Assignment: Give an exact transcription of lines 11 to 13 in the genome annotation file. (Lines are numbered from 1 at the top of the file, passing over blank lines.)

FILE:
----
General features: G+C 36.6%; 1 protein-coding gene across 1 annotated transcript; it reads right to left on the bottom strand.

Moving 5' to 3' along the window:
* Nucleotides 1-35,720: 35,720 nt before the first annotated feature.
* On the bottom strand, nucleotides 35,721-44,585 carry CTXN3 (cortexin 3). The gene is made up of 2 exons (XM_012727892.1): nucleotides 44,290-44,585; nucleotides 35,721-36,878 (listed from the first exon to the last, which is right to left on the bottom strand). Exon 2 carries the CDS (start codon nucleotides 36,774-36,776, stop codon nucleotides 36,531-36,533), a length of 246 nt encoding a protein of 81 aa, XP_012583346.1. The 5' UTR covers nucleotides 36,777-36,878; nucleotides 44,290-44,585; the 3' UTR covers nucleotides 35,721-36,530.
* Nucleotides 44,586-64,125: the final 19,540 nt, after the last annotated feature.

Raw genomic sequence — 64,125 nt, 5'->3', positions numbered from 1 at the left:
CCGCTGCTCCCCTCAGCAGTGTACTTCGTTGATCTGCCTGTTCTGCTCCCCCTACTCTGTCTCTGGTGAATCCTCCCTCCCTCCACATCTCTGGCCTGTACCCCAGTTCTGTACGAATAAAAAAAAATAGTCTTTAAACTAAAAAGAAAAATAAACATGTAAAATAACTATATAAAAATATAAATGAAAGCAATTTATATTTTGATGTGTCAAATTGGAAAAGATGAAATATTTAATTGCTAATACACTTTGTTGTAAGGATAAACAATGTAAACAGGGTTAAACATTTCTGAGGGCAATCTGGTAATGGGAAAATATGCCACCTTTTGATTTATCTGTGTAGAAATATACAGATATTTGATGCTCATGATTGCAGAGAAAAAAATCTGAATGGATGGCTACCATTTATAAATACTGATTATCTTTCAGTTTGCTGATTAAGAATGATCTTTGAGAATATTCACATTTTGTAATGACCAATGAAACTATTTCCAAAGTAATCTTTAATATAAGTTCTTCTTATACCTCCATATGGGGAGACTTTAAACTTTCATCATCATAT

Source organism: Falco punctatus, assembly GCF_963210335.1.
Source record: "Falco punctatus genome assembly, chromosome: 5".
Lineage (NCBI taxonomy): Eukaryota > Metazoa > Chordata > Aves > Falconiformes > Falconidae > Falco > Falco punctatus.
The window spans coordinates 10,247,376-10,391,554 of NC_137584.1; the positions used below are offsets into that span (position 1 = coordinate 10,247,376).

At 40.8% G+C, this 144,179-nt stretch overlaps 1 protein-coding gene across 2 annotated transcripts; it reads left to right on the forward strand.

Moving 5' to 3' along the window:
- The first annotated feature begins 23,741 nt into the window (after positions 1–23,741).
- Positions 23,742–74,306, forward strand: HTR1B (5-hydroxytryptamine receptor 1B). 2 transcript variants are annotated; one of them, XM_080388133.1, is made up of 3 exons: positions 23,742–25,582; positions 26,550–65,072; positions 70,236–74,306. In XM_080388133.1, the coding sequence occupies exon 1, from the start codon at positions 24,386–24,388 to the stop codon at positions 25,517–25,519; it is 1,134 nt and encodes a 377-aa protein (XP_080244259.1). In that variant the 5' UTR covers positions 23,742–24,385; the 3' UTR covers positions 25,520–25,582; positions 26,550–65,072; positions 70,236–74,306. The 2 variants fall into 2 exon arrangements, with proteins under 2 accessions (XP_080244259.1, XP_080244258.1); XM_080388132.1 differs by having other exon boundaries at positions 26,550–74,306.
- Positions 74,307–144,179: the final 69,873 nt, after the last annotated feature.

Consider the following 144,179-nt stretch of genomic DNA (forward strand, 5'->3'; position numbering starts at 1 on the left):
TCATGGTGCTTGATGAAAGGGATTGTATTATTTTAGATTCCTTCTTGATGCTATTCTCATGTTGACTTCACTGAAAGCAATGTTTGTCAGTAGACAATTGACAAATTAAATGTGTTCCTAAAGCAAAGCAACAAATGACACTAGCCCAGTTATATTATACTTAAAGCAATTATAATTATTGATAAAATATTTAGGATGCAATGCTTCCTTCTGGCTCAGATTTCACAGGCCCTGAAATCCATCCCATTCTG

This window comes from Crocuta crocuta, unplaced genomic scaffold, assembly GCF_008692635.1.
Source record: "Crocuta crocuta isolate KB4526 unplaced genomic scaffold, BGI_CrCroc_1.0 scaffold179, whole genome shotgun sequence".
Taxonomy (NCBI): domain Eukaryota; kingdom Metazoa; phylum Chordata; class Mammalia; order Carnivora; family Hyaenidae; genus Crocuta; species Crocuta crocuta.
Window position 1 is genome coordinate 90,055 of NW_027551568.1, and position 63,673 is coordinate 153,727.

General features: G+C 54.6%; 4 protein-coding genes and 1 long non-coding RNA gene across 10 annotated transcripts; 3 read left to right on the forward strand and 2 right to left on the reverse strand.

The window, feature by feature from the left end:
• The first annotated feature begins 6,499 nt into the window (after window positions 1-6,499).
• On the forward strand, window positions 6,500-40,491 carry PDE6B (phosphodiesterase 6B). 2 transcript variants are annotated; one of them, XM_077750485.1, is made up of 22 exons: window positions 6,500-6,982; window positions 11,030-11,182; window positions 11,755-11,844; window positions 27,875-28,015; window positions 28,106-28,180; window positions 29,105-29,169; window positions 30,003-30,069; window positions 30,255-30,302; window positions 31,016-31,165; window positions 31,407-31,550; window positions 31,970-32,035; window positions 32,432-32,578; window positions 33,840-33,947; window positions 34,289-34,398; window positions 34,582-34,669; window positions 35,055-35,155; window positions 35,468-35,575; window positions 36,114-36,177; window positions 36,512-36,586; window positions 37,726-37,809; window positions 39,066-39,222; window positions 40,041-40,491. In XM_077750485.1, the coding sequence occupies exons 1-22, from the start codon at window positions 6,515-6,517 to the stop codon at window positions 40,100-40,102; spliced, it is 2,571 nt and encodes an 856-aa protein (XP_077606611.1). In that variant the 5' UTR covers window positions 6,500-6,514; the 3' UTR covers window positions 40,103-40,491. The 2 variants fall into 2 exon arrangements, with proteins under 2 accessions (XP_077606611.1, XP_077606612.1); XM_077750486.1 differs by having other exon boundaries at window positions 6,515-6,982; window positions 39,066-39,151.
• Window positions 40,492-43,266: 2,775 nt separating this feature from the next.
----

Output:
The window spans coordinates 10,247,376-10,391,554 of NC_137584.1; the positions used below are offsets into that span (position 1 = coordinate 10,247,376).

At 40.8% G+C, this 144,179-nt stretch overlaps 1 protein-coding gene across 2 annotated transcripts; it reads left to right on the forward strand.

Moving 5' to 3' along the window: